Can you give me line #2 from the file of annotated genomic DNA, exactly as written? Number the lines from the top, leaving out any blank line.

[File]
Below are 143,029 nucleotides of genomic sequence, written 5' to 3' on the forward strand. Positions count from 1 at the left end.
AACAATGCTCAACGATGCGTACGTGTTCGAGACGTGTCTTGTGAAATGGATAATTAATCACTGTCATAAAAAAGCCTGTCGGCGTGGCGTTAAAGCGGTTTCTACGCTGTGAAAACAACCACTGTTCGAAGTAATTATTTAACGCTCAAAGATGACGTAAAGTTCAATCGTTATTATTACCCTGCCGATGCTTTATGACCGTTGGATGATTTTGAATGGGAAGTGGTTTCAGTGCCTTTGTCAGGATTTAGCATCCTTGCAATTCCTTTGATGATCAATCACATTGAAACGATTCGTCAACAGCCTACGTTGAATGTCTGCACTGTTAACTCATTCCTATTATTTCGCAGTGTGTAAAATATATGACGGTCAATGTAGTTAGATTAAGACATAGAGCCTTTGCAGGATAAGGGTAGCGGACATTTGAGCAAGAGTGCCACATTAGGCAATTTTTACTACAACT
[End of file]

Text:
AACAATGCTCAACGATGCGTACGTGTTCGAGACGTGTCTTGTGAAATGGATAATTAATCACTGTCATAAAAAAGCCTGTCGGCGTGGCGTTAAAGCGGTTTCTACGCTGTGAAAACAACCACTGTTCGAAGTAATTATTTAACGCTCAAAGATGACGTAAAGTTCAATCGTTATTATTACCCTGCCGATGCTTTATGACCGTTGGATGATTTTGAATGGGAAGTGGTTTCAGTGCCTTTGTCAGGATTTAGCATCCTTGCAATTCCTTTGATGATCAATCACATTGAAACGATTCGTCAACAGCCTACGTTGAATGTCTGCACTGTTAACTCATTCCTATTATTTCGCAGTGTGTAAAATATATGACGGTCAATGTAGTTAGATTAAGACATAGAGCCTTTGCAGGATAAGGGTAGCGGACATTTGAGCAAGAGTGCCACATTAGGCAATTTTTACTACAACT